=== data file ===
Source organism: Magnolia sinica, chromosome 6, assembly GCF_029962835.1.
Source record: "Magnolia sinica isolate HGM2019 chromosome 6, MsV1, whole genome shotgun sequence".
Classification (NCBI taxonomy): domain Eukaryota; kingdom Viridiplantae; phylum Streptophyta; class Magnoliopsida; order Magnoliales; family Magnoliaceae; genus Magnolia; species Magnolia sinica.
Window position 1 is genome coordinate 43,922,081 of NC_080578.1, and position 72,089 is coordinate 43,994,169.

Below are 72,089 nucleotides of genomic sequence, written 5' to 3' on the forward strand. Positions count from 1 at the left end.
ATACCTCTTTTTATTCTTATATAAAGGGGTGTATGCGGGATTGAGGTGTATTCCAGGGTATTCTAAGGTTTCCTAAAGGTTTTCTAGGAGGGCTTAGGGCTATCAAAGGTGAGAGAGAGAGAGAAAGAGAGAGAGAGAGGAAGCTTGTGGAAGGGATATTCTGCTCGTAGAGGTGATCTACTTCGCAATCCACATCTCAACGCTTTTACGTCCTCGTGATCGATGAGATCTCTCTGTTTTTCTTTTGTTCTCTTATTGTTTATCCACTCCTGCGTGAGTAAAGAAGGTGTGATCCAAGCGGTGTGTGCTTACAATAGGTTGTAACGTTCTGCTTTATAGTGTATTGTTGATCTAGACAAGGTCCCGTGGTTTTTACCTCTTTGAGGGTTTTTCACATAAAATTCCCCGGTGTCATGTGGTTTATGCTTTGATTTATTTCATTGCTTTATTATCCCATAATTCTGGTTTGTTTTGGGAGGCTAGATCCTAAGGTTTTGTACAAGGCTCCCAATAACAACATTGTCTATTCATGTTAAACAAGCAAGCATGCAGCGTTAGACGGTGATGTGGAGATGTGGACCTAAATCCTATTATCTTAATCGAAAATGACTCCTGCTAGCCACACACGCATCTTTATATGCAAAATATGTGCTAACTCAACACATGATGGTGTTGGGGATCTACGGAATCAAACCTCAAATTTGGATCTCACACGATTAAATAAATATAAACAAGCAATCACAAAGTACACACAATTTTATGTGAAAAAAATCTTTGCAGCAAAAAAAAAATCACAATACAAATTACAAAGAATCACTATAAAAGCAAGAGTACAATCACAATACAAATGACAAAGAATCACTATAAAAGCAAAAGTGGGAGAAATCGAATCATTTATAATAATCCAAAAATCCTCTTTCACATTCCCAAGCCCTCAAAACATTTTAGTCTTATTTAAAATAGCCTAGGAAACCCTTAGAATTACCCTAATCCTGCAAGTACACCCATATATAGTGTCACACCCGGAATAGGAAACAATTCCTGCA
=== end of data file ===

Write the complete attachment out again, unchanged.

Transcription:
Source organism: Magnolia sinica, chromosome 6, assembly GCF_029962835.1.
Source record: "Magnolia sinica isolate HGM2019 chromosome 6, MsV1, whole genome shotgun sequence".
Classification (NCBI taxonomy): domain Eukaryota; kingdom Viridiplantae; phylum Streptophyta; class Magnoliopsida; order Magnoliales; family Magnoliaceae; genus Magnolia; species Magnolia sinica.
Window position 1 is genome coordinate 43,922,081 of NC_080578.1, and position 72,089 is coordinate 43,994,169.

Below are 72,089 nucleotides of genomic sequence, written 5' to 3' on the forward strand. Positions count from 1 at the left end.
ATACCTCTTTTTATTCTTATATAAAGGGGTGTATGCGGGATTGAGGTGTATTCCAGGGTATTCTAAGGTTTCCTAAAGGTTTTCTAGGAGGGCTTAGGGCTATCAAAGGTGAGAGAGAGAGAGAAAGAGAGAGAGAGAGGAAGCTTGTGGAAGGGATATTCTGCTCGTAGAGGTGATCTACTTCGCAATCCACATCTCAACGCTTTTACGTCCTCGTGATCGATGAGATCTCTCTGTTTTTCTTTTGTTCTCTTATTGTTTATCCACTCCTGCGTGAGTAAAGAAGGTGTGATCCAAGCGGTGTGTGCTTACAATAGGTTGTAACGTTCTGCTTTATAGTGTATTGTTGATCTAGACAAGGTCCCGTGGTTTTTACCTCTTTGAGGGTTTTTCACATAAAATTCCCCGGTGTCATGTGGTTTATGCTTTGATTTATTTCATTGCTTTATTATCCCATAATTCTGGTTTGTTTTGGGAGGCTAGATCCTAAGGTTTTGTACAAGGCTCCCAATAACAACATTGTCTATTCATGTTAAACAAGCAAGCATGCAGCGTTAGACGGTGATGTGGAGATGTGGACCTAAATCCTATTATCTTAATCGAAAATGACTCCTGCTAGCCACACACGCATCTTTATATGCAAAATATGTGCTAACTCAACACATGATGGTGTTGGGGATCTACGGAATCAAACCTCAAATTTGGATCTCACACGATTAAATAAATATAAACAAGCAATCACAAAGTACACACAATTTTATGTGAAAAAAATCTTTGCAGCAAAAAAAAAATCACAATACAAATTACAAAGAATCACTATAAAAGCAAGAGTACAATCACAATACAAATGACAAAGAATCACTATAAAAGCAAAAGTGGGAGAAATCGAATCATTTATAATAATCCAAAAATCCTCTTTCACATTCCCAAGCCCTCAAAACATTTTAGTCTTATTTAAAATAGCCTAGGAAACCCTTAGAATTACCCTAATCCTGCAAGTACACCCATATATAGTGTCACACCCGGAATAGGAAACAATTCCTGCA